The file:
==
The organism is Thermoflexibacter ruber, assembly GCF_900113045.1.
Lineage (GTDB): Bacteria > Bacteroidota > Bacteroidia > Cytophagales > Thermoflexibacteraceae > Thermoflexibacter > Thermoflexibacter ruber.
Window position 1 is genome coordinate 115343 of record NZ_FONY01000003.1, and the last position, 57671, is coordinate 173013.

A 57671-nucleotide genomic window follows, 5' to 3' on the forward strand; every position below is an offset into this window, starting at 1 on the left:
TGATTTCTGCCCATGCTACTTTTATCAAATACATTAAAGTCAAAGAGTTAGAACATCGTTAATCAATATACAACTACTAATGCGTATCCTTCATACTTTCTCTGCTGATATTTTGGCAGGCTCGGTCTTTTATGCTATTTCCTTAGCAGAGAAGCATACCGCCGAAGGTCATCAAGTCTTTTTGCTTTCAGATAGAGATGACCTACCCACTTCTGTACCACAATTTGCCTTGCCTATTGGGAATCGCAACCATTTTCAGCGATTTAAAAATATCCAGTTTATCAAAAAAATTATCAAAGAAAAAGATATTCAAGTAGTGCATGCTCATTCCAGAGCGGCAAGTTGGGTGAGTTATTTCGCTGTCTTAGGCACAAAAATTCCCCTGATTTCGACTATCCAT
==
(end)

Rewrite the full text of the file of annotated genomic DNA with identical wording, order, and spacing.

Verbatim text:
The organism is Thermoflexibacter ruber, assembly GCF_900113045.1.
Lineage (GTDB): Bacteria > Bacteroidota > Bacteroidia > Cytophagales > Thermoflexibacteraceae > Thermoflexibacter > Thermoflexibacter ruber.
Window position 1 is genome coordinate 115343 of record NZ_FONY01000003.1, and the last position, 57671, is coordinate 173013.

A 57671-nucleotide genomic window follows, 5' to 3' on the forward strand; every position below is an offset into this window, starting at 1 on the left:
TGATTTCTGCCCATGCTACTTTTATCAAATACATTAAAGTCAAAGAGTTAGAACATCGTTAATCAATATACAACTACTAATGCGTATCCTTCATACTTTCTCTGCTGATATTTTGGCAGGCTCGGTCTTTTATGCTATTTCCTTAGCAGAGAAGCATACCGCCGAAGGTCATCAAGTCTTTTTGCTTTCAGATAGAGATGACCTACCCACTTCTGTACCACAATTTGCCTTGCCTATTGGGAATCGCAACCATTTTCAGCGATTTAAAAATATCCAGTTTATCAAAAAAATTATCAAAGAAAAAGATATTCAAGTAGTGCATGCTCATTCCAGAGCGGCAAGTTGGGTGAGTTATTTCGCTGTCTTAGGCACAAAAATTCCCCTGATTTCGACTATCCAT